Athens, Ga. – The Orientation Academic Advising Programs in the Franklin College of Arts and Sciences at the University of Georgia have been selected as recipient of an outstanding Institutional Advising Program Certificate of Merit by the National Academic Advising Association (NACADA).
The college will receive the certificate in a ceremony and reception held as part of the annual NACADA conference in Chicago in October.
“The Franklin College Academic Advising Office puts an incredible amount of time, energy and resources into the summer orientation program,” said Michelle Garfield Cook, associate dean of the Franklin College who is primarily responsible for student academic affairs within the college. “To receive national recognition for the program affirms their hard work. It also lets us know that the program is not only effective on our campus but is considered a model of good advising nationwide.”
The Franklin College provides academic advising to incoming students, both first year and transfer, during the annual summer orientation program. Approximately 4,000 students seeking degrees in bachelor of arts, bachelor of science, pre-business and pre-journalism degree programs, as well as students seeking pre-professional programs in nursing and pharmacy, are advised by the Office of Student Services staff under the direction of the associate dean of the college.
The program is implemented on the second day of a two-day orientation process after students have completed placement tests and had an opportunity to gain knowledge about the overall campus environment.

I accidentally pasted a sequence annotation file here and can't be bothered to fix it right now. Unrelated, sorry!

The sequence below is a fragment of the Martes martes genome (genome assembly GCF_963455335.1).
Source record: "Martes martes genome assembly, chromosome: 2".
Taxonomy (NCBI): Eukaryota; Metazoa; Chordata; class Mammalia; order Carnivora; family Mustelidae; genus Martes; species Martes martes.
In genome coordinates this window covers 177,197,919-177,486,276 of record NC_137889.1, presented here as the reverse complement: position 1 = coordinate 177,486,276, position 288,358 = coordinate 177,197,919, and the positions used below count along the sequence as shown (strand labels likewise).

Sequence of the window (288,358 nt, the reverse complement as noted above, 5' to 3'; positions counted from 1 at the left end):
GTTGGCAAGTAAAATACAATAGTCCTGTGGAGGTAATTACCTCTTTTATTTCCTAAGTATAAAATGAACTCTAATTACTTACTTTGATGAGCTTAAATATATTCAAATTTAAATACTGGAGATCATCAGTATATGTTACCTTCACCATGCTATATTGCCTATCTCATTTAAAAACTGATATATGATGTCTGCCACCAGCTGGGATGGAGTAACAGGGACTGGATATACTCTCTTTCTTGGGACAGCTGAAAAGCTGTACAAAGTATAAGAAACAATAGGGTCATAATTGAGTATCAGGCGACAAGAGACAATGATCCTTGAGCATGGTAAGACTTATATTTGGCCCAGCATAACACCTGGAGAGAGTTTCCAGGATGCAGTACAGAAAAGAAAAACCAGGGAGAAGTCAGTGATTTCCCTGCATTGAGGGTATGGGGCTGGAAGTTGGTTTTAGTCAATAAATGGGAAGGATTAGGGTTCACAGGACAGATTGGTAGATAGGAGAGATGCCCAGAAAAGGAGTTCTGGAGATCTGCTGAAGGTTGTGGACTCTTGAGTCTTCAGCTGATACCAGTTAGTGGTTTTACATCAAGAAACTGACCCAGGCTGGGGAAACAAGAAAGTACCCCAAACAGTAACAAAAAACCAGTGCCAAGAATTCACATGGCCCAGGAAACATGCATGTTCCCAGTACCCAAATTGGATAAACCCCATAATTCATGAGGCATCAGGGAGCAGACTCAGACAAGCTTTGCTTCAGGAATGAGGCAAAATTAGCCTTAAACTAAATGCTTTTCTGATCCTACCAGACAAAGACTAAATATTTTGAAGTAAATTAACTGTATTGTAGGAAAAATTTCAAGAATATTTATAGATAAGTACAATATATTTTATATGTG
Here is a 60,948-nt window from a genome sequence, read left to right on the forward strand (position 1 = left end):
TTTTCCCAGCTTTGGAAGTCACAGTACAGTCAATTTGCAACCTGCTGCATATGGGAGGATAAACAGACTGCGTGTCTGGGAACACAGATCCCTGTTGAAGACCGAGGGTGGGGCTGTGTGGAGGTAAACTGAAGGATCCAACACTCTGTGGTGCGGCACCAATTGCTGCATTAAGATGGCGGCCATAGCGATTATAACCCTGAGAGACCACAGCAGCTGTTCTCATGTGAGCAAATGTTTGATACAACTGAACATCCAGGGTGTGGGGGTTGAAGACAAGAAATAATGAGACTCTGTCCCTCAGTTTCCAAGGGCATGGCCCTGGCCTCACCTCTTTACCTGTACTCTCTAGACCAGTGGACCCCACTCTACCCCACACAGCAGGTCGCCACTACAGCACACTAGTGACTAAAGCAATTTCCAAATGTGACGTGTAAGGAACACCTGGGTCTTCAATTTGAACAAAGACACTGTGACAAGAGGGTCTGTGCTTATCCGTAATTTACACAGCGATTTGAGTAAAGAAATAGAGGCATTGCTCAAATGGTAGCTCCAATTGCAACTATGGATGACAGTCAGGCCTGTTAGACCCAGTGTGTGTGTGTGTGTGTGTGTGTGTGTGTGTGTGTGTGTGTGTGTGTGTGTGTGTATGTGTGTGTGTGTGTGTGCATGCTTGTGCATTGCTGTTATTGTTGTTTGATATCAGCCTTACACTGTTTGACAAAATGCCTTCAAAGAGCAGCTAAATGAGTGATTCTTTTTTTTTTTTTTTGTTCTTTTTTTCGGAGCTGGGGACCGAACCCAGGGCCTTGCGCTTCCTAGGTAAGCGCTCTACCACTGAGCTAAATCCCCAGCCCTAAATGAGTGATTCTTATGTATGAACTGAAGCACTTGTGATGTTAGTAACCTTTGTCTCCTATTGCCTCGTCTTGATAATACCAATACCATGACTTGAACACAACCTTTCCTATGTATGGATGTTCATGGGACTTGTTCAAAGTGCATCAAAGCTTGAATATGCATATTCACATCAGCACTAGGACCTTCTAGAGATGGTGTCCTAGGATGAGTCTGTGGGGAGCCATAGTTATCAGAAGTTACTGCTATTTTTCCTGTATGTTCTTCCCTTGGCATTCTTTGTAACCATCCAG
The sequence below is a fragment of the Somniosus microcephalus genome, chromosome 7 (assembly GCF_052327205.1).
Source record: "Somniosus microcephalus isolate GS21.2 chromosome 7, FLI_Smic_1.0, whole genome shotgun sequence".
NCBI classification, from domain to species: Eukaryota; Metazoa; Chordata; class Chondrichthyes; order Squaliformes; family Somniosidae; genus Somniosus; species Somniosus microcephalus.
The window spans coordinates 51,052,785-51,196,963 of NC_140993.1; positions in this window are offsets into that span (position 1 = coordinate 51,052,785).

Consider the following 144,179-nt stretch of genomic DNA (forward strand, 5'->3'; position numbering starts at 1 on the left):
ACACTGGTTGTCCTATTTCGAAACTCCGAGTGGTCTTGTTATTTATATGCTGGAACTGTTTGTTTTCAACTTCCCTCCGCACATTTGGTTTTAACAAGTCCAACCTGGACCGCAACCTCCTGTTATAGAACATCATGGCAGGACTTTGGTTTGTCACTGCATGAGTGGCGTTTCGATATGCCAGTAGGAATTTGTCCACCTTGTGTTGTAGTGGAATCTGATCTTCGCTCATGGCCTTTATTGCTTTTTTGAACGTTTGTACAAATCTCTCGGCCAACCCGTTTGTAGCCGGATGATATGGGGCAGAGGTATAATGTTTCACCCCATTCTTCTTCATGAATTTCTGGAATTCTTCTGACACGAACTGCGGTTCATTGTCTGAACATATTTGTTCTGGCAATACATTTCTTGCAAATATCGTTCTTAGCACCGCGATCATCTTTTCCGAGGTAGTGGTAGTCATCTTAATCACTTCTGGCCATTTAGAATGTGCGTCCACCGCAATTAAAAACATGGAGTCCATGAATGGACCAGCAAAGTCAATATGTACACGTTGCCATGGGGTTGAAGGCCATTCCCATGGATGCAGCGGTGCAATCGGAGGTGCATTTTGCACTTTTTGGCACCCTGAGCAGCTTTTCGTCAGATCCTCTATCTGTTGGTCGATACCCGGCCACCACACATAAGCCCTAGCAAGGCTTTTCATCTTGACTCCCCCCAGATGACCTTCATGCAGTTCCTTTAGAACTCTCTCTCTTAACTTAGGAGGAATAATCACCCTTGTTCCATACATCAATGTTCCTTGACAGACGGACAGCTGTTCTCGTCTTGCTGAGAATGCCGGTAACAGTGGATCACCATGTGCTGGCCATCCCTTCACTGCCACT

“The college developed an innovative team-advising process to provide both developmental and informational academic advisement without compromising service, personal connection or helpful academic tools that students at a large institution should be afforded as they begin, or continue, their academic careers,” said Cook.
NACADA promotes and supports quality academic advising in institutions of higher education to enhance the educational development of students. It provides a forum for discussion, debate and the exchange of ideas pertaining to academic advising through numerous activities and publications.
Founded in 1977, it has more than 10,000 members representing all 50 states, Puerto Rico, Canada and several other international countries. Members represent higher education institutions and include professional advisers/counselors, faculty, administrators and students whose responsibilities include academic advising.